Symphony Tacoma subscribers get the best seats at the best price. Now is the time to reserve your preferred seating for the season before the symphony begin selling tickets to individual concerts on Aug. 20. Purchase or renew your subscription and gain access to world class musical performances in the newly-renovated Pantages Theater.
Season packages are available for four or more concerts. Benefits include:
- Priority Service: select your seats ahead of single ticket buyers
- Best Price: Save up to 25 percent on your season tickets
- Bring Your Friends: Save 10 percent on additional single ticket purchases
- Flexibility: Free ticket exchange to any Symphony Tacoma or Northwest Sinfonietta concert
Subscribe by calling the box office at (253) 591-5894 or visit symphonytacoma.org.
Symphony Tacoma 2018-19 Season:
Barber and Tchaikovsky
Oct. 20, 7:30 p.m.
Timeless classics by Samuel Barber and Pyotr Ilyich Tchaikovsky paired with a new voice in the compositional world. Stephanie Berg’s “Ravish and Mayhem” is sizzling and fresh, “a little exotic with a lot of pizzazz.” Grammy-nominated violinist Jennifer Frautschi lends her mastery of Barber’s Violin Concerto’s lyrical passages with her 1722 Stradivarius violin. Tchaikovsky’s epic Symphony No. 5 concludes Symphony Tacoma’s season opener.
Nov. 17, 7:30 p.m.
Symphony Tacoma’s exciting and varied premiere in the refurbished and acoustically-enhanced Pantages Theater. Emmanuel Charbrier’s “España” captures the composer’s reflections of a visit to Spain. Sergei Prokofiev’s Piano Concerto No. 2 features rising-star pianist Henry Kramer whose playing has been described as “precise as a faceted diamond.” Rounding out the program is Hector Berlioz’s dramatic “Symphonie Fatastique,” which tells the story of the artist’s self-destructive passion for a beautiful woman.
Sounds of the Season
Dec. 2, 2:30 p.m.
Symphony Tacoma’s annual collage of seasonal delights for the whole family. The program features Gospel and spiritual favorites, classics from cherished Christmas television programs and movies, moving choral masterpieces, and the ever-popular carol sing-along.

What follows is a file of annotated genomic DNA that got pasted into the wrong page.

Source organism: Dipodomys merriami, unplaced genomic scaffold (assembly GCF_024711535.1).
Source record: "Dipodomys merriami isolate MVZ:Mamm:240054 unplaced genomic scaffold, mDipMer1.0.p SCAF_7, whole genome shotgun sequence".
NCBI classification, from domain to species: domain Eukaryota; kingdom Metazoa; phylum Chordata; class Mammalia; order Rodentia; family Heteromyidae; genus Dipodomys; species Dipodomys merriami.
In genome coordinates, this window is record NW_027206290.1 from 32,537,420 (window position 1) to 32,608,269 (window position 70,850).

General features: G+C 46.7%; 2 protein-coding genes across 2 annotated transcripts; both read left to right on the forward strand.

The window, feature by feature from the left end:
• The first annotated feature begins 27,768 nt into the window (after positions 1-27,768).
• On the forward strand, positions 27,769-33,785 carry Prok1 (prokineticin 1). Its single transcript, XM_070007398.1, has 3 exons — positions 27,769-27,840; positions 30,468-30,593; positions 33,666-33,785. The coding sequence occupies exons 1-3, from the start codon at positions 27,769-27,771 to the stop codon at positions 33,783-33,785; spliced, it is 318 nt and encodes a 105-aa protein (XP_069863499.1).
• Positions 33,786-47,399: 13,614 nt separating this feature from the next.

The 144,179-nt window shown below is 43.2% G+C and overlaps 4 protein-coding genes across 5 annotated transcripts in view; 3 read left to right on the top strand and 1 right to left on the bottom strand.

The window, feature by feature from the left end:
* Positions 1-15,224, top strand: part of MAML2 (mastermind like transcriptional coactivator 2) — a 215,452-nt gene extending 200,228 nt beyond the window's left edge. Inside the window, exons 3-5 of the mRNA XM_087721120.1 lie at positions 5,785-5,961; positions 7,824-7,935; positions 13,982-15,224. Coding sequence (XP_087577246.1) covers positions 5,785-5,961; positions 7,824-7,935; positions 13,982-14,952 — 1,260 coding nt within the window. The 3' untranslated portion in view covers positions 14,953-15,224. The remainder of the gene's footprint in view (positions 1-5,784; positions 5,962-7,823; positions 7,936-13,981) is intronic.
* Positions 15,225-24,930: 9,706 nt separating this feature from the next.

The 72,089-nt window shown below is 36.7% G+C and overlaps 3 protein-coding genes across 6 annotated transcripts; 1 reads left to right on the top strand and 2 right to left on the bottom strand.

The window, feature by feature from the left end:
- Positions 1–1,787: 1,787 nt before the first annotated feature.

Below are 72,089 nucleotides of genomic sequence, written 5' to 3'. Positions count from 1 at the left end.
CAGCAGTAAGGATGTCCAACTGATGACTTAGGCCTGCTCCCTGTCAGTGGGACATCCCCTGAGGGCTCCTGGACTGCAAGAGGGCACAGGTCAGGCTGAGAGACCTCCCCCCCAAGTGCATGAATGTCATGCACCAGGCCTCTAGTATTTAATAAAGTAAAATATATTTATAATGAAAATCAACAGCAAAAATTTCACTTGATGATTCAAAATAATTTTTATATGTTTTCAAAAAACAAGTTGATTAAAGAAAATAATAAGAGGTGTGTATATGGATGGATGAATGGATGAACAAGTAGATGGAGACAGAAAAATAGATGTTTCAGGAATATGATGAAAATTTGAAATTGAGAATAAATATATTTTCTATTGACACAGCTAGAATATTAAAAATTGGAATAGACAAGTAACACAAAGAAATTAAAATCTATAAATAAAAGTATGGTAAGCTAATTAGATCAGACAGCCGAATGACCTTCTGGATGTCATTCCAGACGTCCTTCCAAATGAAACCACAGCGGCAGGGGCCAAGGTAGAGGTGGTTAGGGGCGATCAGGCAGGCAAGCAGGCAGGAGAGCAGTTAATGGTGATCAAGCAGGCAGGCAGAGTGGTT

Dec. 14, 7:30 p.m.
Perhaps the world’s most well-known and beloved choral work, George Frederick Handel’s
“Messiah” has transcended its time and place to become a “work of the people,” shared by audiences and musicians around the world. This holiday classic oratorio is performed by the talented orchestra and vocalists of Symphony Tacoma Voices.
Beyond the Silk Road
Feb. 23, 7:30 p.m.
An homage to native traditions: a reprise of “Fire-Mountain” paints a musical portrait of Mount Rainier’s melting glaciers by Puyallup native Daniel Ott. Grammy-winning tabla virtuoso Sandeep Das will perform Wijeratne’s “Tabla Concerto,” which he calls “the best Western classical piece written for my instrument.” Rimsky-Korsakov’s Scheherezade tells the captivating story of Arabian Nights through beautiful orchestration and thematic elements.
Mar. 23, 7:30 p.m.
Elegant and melodic works attributed to chamber music. “Rainier Sunrise” by Seattle native Karel Butz “captures the peaceful emotions associated with the grandeur and beauty of Mount Rainier’s Sunrise Trail.” Igor Stravinsky’s “Pulcinella Suite” was originally written as a ballet reconstructed from Baroque compositions by Giambattista Pergolesi. Richard Wagner’s “Siegfried Idyll” was a birthday gift to his wife and dedicated to their newborn son. One of the most celebrated duets ever written, Wolfgang Amadeus Mozart’s “Sinfonia Concertante for Violin and Viola” will feature Symphony Tacoma’s concertmaster Svend Rønning and principal violist Thane Lewis.
Apr. 20, 7:30 p.m.
Diverse cultures and rare influences present a wide representation of our society. Fanny Mendelssohn’s “Overture in C” was her only-known full orchestral work, written at a time when musical careers were considered inappropriate for women. Puerto Rico native Roberto Sierra’s “Caribbean Rhapsody,” written for saxophone virtuoso James Carter, combines classical and Latin jazz influences. Francis Poulenc’s satirical “Sinfonietta” represents works by Les Six, a group of young composers who sought to free French music from foreign domination in post-World War I Europe. Darius Milhaud’s “La Création du Monde” tells the creation story according to African folk mythology with influences of Harlem Renaissance jazz and a multimedia film with art visuals, from African tribal sculptures to works by Pablo Picasso and Paul Gaugin.
Ode to Joy
May 11, 7:30 p.m.
Pantages Theater Grand finale. Ludwig van Beethoven’s remarkable “Symphony No. 9” was the longest and most complex symphony of its time and has been referred to as “the symphony to end all symphonies.” It was first composed to include chorus and vocal soloists with the inclusion of Friedrich Schiller’s “Ode to Joy” in the final movement, making it one of the most recognized melodies of all time.